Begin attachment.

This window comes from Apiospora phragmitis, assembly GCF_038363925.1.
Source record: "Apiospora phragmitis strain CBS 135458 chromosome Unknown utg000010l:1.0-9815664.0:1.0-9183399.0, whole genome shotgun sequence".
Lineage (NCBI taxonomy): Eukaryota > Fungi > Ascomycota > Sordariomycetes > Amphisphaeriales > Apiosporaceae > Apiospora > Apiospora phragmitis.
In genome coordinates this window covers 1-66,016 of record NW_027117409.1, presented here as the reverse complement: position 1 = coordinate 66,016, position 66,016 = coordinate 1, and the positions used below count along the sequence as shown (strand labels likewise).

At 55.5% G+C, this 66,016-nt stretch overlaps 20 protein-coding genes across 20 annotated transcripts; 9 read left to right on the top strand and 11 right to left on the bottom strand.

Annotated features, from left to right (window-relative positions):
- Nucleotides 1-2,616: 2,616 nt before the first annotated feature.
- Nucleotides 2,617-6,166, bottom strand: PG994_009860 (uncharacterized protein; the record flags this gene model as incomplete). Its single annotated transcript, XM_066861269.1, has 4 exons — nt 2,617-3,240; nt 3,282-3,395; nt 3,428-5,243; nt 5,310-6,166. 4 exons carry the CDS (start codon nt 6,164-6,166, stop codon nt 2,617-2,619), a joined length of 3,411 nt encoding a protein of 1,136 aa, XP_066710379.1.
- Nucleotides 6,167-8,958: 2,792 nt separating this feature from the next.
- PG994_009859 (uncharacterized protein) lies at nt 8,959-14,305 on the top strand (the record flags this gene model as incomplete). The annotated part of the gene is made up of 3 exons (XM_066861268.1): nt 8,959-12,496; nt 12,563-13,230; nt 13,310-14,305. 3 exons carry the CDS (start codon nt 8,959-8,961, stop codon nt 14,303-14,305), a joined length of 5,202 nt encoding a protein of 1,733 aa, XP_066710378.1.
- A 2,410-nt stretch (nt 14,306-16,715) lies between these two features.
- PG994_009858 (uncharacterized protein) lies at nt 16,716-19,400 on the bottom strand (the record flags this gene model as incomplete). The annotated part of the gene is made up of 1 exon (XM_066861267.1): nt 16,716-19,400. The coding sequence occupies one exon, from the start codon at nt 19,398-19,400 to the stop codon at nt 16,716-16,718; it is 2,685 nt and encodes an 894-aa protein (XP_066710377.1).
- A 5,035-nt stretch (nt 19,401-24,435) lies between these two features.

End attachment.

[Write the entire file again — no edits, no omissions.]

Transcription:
This window comes from Apiospora phragmitis, assembly GCF_038363925.1.
Source record: "Apiospora phragmitis strain CBS 135458 chromosome Unknown utg000010l:1.0-9815664.0:1.0-9183399.0, whole genome shotgun sequence".
Lineage (NCBI taxonomy): Eukaryota > Fungi > Ascomycota > Sordariomycetes > Amphisphaeriales > Apiosporaceae > Apiospora > Apiospora phragmitis.
In genome coordinates this window covers 1-66,016 of record NW_027117409.1, presented here as the reverse complement: position 1 = coordinate 66,016, position 66,016 = coordinate 1, and the positions used below count along the sequence as shown (strand labels likewise).

At 55.5% G+C, this 66,016-nt stretch overlaps 20 protein-coding genes across 20 annotated transcripts; 9 read left to right on the top strand and 11 right to left on the bottom strand.

Annotated features, from left to right (window-relative positions):
- Nucleotides 1-2,616: 2,616 nt before the first annotated feature.
- Nucleotides 2,617-6,166, bottom strand: PG994_009860 (uncharacterized protein; the record flags this gene model as incomplete). Its single annotated transcript, XM_066861269.1, has 4 exons — nt 2,617-3,240; nt 3,282-3,395; nt 3,428-5,243; nt 5,310-6,166. 4 exons carry the CDS (start codon nt 6,164-6,166, stop codon nt 2,617-2,619), a joined length of 3,411 nt encoding a protein of 1,136 aa, XP_066710379.1.
- Nucleotides 6,167-8,958: 2,792 nt separating this feature from the next.
- PG994_009859 (uncharacterized protein) lies at nt 8,959-14,305 on the top strand (the record flags this gene model as incomplete). The annotated part of the gene is made up of 3 exons (XM_066861268.1): nt 8,959-12,496; nt 12,563-13,230; nt 13,310-14,305. 3 exons carry the CDS (start codon nt 8,959-8,961, stop codon nt 14,303-14,305), a joined length of 5,202 nt encoding a protein of 1,733 aa, XP_066710378.1.
- A 2,410-nt stretch (nt 14,306-16,715) lies between these two features.
- PG994_009858 (uncharacterized protein) lies at nt 16,716-19,400 on the bottom strand (the record flags this gene model as incomplete). The annotated part of the gene is made up of 1 exon (XM_066861267.1): nt 16,716-19,400. The coding sequence occupies one exon, from the start codon at nt 19,398-19,400 to the stop codon at nt 16,716-16,718; it is 2,685 nt and encodes an 894-aa protein (XP_066710377.1).
- A 5,035-nt stretch (nt 19,401-24,435) lies between these two features.